The film loses steam about halfway through its more than two hours running time. It seems as of the starting point was more than clear, the brilliance of throwing this character and actor into this kind of situation was evident – but when it came to the “and what happens to them” questions, some of the brains sneaked out of the writers’ room. Still a surprisingly enjoyable movie to me comedy-disliker

Journalist Mikael Blomkvist gets in a tangle with an industrialist, and ends up being framed and jailed. After his release, he receives an offer to help the old head of the Vanger family clear up the unresolved disappearance of his daughter many years ago. He ensures the help of Lisbeth Salander, a hacker and punk and abused loner. Together, they move onto the lonely family island, amidst the snow and cold of Sweden’s countryside.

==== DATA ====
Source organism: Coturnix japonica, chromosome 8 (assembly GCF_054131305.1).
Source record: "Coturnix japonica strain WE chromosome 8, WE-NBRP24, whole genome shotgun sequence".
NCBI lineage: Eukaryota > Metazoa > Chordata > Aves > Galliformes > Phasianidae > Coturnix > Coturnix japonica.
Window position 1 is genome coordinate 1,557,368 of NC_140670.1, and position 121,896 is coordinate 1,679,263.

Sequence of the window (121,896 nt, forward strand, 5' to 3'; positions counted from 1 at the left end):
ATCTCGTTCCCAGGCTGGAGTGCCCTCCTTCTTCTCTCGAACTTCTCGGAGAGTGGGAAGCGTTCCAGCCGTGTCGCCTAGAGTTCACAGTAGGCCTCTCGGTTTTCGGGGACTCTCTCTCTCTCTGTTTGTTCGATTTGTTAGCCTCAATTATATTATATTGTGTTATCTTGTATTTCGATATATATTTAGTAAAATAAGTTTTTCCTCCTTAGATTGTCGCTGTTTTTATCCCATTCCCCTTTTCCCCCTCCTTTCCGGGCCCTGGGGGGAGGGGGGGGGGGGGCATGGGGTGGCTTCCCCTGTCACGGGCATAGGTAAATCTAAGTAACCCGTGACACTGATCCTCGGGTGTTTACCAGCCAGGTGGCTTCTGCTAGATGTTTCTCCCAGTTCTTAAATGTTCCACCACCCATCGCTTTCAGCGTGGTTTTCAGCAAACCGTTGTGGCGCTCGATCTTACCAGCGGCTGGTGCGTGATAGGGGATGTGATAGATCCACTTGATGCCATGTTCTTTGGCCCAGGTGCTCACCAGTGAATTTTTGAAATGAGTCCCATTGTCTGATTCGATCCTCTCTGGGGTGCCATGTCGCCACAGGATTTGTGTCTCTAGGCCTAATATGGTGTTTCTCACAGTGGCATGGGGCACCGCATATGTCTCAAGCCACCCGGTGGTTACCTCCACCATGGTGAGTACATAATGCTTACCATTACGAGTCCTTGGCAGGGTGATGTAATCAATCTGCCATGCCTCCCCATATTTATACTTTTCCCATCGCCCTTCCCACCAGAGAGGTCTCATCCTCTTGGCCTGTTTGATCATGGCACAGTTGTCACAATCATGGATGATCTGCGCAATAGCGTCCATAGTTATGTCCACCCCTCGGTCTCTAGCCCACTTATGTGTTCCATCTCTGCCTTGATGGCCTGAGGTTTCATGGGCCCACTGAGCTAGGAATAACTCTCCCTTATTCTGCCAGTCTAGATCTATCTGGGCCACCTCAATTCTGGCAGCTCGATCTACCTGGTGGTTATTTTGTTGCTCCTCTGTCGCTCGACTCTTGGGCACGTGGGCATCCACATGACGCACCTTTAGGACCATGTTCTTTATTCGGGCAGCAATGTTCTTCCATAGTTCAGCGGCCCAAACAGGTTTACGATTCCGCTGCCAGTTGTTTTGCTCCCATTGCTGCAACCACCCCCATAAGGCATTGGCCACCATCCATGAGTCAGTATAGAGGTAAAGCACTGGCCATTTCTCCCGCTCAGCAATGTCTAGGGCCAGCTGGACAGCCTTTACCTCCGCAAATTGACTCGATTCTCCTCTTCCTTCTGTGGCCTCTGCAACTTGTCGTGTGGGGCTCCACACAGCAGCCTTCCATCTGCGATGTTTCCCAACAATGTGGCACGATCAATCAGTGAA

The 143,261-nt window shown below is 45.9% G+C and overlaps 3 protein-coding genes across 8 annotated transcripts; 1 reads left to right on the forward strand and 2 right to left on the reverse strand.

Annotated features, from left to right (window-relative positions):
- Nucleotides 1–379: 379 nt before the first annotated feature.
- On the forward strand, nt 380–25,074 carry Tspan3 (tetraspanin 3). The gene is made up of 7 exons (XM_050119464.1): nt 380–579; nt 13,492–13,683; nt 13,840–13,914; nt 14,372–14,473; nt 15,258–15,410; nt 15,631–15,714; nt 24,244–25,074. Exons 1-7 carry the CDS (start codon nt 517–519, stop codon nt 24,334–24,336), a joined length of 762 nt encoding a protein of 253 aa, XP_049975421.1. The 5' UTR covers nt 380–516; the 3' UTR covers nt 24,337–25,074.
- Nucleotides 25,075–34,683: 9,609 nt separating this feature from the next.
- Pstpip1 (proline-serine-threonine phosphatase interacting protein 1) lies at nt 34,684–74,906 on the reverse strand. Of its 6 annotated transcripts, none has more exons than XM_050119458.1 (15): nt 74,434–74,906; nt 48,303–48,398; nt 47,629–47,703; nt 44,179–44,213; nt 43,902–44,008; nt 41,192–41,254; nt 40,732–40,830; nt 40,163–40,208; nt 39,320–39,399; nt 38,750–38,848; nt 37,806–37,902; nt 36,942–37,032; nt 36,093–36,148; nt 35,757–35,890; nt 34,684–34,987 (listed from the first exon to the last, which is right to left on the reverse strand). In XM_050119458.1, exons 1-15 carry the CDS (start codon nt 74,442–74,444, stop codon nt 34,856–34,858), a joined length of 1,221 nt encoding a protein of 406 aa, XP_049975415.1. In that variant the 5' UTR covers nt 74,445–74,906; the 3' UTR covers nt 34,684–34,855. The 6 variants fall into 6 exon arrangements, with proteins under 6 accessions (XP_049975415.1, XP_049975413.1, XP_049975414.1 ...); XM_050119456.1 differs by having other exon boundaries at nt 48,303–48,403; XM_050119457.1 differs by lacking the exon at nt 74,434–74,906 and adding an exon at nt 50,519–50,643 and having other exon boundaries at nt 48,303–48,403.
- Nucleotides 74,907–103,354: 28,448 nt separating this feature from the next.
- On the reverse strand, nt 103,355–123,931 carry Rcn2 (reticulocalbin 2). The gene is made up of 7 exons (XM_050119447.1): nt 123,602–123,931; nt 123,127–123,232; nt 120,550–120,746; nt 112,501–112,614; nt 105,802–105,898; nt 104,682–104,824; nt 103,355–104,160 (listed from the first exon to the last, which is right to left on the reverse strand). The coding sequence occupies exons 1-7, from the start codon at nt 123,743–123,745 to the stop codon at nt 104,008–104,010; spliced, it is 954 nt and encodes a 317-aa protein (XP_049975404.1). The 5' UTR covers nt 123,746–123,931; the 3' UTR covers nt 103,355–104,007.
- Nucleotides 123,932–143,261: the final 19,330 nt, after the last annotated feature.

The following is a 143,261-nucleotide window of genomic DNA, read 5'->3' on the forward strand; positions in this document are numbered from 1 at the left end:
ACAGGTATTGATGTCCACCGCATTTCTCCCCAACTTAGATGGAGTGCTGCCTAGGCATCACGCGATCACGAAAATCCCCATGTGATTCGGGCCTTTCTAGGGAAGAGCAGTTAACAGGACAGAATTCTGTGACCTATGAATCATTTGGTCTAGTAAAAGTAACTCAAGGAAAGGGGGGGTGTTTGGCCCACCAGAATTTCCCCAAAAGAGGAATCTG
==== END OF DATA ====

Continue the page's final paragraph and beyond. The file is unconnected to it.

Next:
I am not too much a fan of the new Scandinavian wave of crime literature, but I always was fond of their movies. There is the pleasant desolation and boredom of the wide landscape, there are characters that very often are happy with a lot and isolation and solitude, there is the pleasant sound of boots crunching on snow. Same here: a lot of loners, a lot of boots on snow, and a lot of wide landscape. There is not too much about the story (serial killer?) and there is the problem with a back-story for Lisbeth that seems rather out of place and free of context (I assume that this is important for readers of the voluminous book, and for sustaining her character – taken this as a stand-alone movie, the story of her abuse through those who are supposed to protect her is distracting and unnecessary). Bot both main characters Mikael and Lisbeth are interesting and unconventional enough to make the viewer care, so the side characters including all the villains do not matter so much. An interesting and sometimes thrilling crime story evolves that surely will hold up through a couple of more installments.